It appears chefs have dusted off  their old copies of  “They Joy of Cooking” and “Mastering the Art of French Cooking”.  A return to comfort food is an emerging trend. In 2012,  coq au vin was a staple at Richmond Station and Trevor Kitchen. Chicken Pot Pies were  being baked up traditionally  at C5 and with fois gras gravy at Reds Wine Tavern.  Fried chicken is half the menu at Paulette’s and is available for two at County General.  Old school bourguignon and gamy stews are emerging elsewhere.  Expect a cornucopia of European inspired comfort food in 2013, complete with the use of fresh meats and seafood, rich sauces and homemade, flaky pastries.

10. Icy Indulgence

Frozen desserts have become a common default dessert item for many big name chefs, especically those with a aversion to baking.  Working on the notion that frozen sugar and milk fat make anything taste better,  unique flavours have been incorporated into ice creams, sorbets and gelatos alike.  Whether it be savory flavours such as thyme or balsamic vinegar, sweetness through the use of commercial sodas or fruit nectars or incorporation of tart flavours like yuzu, a good ice cream maker and imagination is all that’s needed for this trend to blow wide open.

What do you think?  Answer the poll and add your comments.  Multiple answers are acceptable!


Review:Toronto: Queen East: Paulette’s Original Doughnuts and Chicken

Perhaps it’s the fact that NHL expansion did not occur in the Southern states until after the reign of Harland Sanders that  somebody didn’t dream up combining fried chicken and doughnuts. I mean, a chance meeting with Tim Horton might have changed history.

Fried chicken and doughnuts have one thing in common…a deep-fryer. Other than that, it’s an odd combo. Then again, being situated beside a pulled pork serving gas station on Queen East makes it a little less strange.

It  seems Paulette had a vision to not only combine but modernize these two classics.   There is little “original” about either the doughnuts or the fried chicken. Sure you walk in to an environment with an  old school feel characterized  by a walls painted with a seemingly discontinued paint colour and very pleasant employees dressed  in dapper whites reminiscent of the colonel himself , but one look at the offerings transports you into the present. I don’t remember Raspberry Rose or Mojito doughnuts displayed in between the Boston creams and Dutchies in the old smoke filled Timmy’s.


The doughnuts are good.  It seems like all of the doughnuts have the same moist, rich white cake as a base but the icing pushes the limits of sour, sweet and savory with a delicate balance. I liked the sourness of the blueberry balsamic and mojito doughnuts although preference would be based on individual taste.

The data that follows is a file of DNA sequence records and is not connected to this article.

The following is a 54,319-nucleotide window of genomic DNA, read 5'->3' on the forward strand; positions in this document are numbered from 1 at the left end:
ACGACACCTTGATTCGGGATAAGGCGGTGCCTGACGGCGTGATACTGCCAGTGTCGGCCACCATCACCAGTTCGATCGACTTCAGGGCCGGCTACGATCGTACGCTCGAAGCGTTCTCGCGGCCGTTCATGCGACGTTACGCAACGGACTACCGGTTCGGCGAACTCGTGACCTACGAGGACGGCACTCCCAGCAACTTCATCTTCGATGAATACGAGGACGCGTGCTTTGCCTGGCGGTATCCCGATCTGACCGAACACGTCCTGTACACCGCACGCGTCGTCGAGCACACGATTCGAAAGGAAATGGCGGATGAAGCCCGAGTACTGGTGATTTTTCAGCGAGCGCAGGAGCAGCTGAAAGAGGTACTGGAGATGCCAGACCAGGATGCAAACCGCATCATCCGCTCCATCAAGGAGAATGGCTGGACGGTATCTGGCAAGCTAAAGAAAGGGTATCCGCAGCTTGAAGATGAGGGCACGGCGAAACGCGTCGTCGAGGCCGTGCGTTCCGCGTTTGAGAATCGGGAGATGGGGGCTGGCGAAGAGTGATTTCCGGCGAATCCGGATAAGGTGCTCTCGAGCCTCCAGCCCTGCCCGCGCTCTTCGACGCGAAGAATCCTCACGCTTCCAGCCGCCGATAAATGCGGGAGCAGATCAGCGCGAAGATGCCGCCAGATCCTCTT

The hot sauce was a pleasant surprise, filled with flavour and balance. Ironically, I can think of 20 other things I’d use it for other than fried chicken but it hits the mark.



The fried chicken  may not be for everybody.  It is crispy and not greasy. The pieces are smallish.   It’s fried in sort of a confit style so the skin and not only the batter accounts for the texture. It bordered on dry which I’m not sure is due to the cooking style or the fact that it was served out of a heating cart and not directly from the fryer.  

Fried chicken with hot sauce and side of mac and cheese.



The Mac and cheese is a decent side dish. Not the best I’ve ever had, but it was tasty with a subtle kick .


A doughnut is $2.75.  A small half chicken with a side is $15.  I wanted one of each donut and the modern colonel was quite pleased to tell me I didn’t have to pay tax since I bought 6.  Yes…but a half dozen still cost me  $16.50. That would buy me a lot of Dutchies.  Here’s a tip. If  you need to thank the government instead of your establishment for a discount, you may want to rethink things.  In general, things are overpriced.

My Take

It’s a unique concept with unique food done well. Price point is a bit high.  They should consider selling a half dozen variety pack for $12 or something in that range. As for the chicken, it’s not cheep..cheep…cheep.  I fear these doughnuts may go the way of the dinosaur or the cupcake. It  won’t be due to a meteorite but more likely a mass realization that overpriced baked good trends have a finite shelf life. Red velvet anyone?

Paulette's Original Donuts and Chicken on Urbanspoon